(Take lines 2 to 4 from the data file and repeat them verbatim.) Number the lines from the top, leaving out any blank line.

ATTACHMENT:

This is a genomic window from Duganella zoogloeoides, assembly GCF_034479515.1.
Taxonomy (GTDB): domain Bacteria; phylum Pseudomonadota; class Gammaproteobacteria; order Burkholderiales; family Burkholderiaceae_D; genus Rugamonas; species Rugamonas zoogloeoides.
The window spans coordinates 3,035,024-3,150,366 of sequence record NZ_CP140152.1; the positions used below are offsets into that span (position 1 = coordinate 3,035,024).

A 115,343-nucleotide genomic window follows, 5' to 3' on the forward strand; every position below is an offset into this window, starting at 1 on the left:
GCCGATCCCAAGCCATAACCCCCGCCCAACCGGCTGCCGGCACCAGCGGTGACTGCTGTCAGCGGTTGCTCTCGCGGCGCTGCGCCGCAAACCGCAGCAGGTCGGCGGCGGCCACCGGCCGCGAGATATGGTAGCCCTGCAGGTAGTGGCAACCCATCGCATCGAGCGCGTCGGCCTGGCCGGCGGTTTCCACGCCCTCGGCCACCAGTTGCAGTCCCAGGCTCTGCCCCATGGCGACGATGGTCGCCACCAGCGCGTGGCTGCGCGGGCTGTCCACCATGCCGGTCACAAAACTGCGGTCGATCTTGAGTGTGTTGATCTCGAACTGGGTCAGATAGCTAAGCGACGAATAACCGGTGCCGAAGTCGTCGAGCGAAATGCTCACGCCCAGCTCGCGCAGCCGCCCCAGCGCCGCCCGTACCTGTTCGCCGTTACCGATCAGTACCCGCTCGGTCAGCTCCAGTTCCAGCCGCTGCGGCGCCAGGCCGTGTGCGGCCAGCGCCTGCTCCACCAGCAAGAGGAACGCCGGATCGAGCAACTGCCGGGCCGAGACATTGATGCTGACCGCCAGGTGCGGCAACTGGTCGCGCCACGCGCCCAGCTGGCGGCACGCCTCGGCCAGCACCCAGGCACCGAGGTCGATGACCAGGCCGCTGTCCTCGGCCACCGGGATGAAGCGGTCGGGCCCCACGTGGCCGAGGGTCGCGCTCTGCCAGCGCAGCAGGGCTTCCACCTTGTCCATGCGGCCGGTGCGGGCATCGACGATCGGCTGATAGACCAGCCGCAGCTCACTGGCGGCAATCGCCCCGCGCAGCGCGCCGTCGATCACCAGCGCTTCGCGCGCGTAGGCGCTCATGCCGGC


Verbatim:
Taxonomy (GTDB): domain Bacteria; phylum Pseudomonadota; class Gammaproteobacteria; order Burkholderiales; family Burkholderiaceae_D; genus Rugamonas; species Rugamonas zoogloeoides.
The window spans coordinates 3,035,024-3,150,366 of sequence record NZ_CP140152.1; the positions used below are offsets into that span (position 1 = coordinate 3,035,024).

A 115,343-nucleotide genomic window follows, 5' to 3' on the forward strand; every position below is an offset into this window, starting at 1 on the left: